Review: Korg Minilogue XD
Korg now has an analogue synth for every occasion. It’s time to meet the Minilogue XD, with even more sound design appeal, but still at a very keen price point.
Anyone with any passing interest in the synthesizer will have noticed not one, but three trends over the last decade. The first is a return to analogue, the second a return to modular synthesis, and the third is an often dramatic lowering of price.
You can now get a phenomenal number of astounding synths – many of them ‘proper’ analogues – for an easy three digits. If you are as old as me, you’ll remember a time before when this was unthinkable. In fact, the whole idea of a return to analogue was unthinkable. “It would simply cost too much to (re) manufacture all of those analogue components,” they used to say, “and because everyone uses software, why would anyone be interested?”
Well, it turned out that analogue components could be cheap, and not everyone was interested in software (and if they were, they were also interested in hardware). So here we are in 2019, using a whole bunch of synths we never thought we’d ever see the like of again.
Which is brilliant, of course, especially given the price, and Korg was right at the heart of things when this revival started. And well into that revival, the original Minilogue was and is a true gem, lighting up the poly-synth world with its big sound and small price tag. “A pretty wonderful product, full of great analogue character, and nothing short of a joy to use,” we said.
So now we have a new Minilogue, the XD, so what has Korg added to this analogue poly synth, this jewel in the revival of analogue? Well, some digital stuff, actually…
Mini or pro?
Minilogue XD is a souped-up Minilogue, as that synth remains at its core – hence the name – although it should also be considered as a cut-down Korg Prologue, too, as it features many of that synth’s extras and flavours. In fact, you could easily call it a Prologue-lite in some regards, with its four voices of polyphony compared to Prologue’s eight or 16. Either way, it’s clearly designed as a stepping stone between the mini and pro.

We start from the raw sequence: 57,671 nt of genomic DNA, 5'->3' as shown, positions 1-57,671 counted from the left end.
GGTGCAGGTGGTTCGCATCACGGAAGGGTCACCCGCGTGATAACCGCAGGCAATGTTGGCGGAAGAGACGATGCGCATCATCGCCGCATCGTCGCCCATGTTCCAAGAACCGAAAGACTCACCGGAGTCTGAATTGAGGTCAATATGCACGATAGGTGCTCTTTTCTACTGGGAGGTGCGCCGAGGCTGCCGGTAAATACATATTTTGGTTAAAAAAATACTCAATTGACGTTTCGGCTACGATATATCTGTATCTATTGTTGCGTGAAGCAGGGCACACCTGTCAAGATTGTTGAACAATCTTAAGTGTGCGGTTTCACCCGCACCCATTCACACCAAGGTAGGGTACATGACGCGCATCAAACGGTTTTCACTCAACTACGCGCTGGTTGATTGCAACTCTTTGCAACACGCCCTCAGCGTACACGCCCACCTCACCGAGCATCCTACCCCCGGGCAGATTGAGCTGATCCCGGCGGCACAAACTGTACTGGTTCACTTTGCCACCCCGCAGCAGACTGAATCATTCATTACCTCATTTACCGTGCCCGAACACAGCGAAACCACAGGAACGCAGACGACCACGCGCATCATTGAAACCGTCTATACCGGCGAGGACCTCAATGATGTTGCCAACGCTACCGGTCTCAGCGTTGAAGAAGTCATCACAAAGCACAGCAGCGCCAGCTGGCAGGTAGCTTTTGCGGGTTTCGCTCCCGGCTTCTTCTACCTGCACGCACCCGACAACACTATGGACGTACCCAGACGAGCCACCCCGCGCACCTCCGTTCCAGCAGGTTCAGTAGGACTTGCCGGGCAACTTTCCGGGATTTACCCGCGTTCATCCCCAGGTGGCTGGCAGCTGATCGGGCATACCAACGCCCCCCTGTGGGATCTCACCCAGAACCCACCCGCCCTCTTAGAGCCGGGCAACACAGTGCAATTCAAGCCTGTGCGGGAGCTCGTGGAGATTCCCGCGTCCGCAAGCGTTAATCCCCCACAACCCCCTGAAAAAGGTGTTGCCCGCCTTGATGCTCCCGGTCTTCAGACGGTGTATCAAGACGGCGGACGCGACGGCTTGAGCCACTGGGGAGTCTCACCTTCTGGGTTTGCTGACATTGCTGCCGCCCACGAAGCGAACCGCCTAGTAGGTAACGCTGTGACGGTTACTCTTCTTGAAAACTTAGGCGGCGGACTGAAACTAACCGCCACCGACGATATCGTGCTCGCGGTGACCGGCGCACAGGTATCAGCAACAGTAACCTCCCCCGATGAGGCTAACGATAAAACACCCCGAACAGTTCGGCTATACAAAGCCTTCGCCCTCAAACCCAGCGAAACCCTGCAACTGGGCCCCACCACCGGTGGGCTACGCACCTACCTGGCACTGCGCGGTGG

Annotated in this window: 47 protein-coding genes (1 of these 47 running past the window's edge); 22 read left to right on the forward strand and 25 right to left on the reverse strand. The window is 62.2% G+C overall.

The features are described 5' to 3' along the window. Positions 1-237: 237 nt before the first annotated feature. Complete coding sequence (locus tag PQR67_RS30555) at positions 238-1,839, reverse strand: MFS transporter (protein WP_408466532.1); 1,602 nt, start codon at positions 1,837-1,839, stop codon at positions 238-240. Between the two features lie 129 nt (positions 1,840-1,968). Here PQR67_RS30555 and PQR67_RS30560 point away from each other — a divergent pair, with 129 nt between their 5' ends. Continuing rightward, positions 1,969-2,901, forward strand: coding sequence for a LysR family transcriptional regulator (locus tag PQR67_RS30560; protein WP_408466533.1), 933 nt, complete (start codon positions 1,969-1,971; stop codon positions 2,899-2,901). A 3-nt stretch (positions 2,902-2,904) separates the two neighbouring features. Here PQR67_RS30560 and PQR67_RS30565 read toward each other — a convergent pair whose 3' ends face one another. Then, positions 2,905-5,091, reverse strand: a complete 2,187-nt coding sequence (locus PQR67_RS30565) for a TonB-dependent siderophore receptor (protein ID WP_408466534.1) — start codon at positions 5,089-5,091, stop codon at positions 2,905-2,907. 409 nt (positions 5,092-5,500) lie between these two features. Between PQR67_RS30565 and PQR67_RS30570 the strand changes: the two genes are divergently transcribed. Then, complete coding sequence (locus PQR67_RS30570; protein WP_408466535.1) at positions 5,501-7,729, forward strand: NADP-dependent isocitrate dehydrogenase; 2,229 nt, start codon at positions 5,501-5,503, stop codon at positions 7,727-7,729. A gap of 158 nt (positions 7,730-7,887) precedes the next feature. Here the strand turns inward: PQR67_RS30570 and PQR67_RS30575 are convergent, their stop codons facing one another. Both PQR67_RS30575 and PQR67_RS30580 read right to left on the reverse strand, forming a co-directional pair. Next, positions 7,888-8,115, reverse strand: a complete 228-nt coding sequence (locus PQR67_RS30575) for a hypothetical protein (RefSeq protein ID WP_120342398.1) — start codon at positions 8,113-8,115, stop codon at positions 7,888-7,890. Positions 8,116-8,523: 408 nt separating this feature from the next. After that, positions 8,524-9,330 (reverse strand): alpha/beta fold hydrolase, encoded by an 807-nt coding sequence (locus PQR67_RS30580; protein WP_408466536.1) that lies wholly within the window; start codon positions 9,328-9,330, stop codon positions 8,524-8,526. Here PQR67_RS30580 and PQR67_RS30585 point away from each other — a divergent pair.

The beating heart is very much a couple of analogue VCOs per voice – each with shapable sawtooth, triangle and square waveforms – but XD also has the digital Multi Engine also found on Prologue, and that acts like a third oscillator. With that come three more types of sound generator – noise, VPM (Variable Phase Modulation) and a user oscillator slot which lets you add your own oscillator type in one of 16 available slots.
These new elements obviously bring some very different sounds to the party. Noise features (pretty obviously) four different types of noise, invaluable to percussive sounds and livening up other audio with subtle sweeping or thickening. The VPM oscillator brings FM oscillation to Minilogue, so expect some more edgy metallic and fast attack sounds, and there are 16 different oscillators to choose from.
The user section is perhaps the most interesting in that it is very much what you make it, or rather, perhaps, what other people make it. It’s an open-source area for people to create their own oscillator types to fill the 16 slots, although you get a morphing Wavetable oscillator thrown in as a starter.
Used alongside Minilogue’s analogue engine, Korg sees this Multi Engine appealing to sound designers who want to mix, match and create between various sonic worlds, all in one compact hybrid-like machine. And on the face of it, it’s a tempting proposition, especially to anyone who was attracted to Prologue in this regard but couldn’t stretch to its four-figure asking price. But before we get too carried away, let’s have a quick recap on the original Minilogue and see how else it differs from the new XD. It’s not just the engine, as there’s been some other tinkering around the rest of the chassis.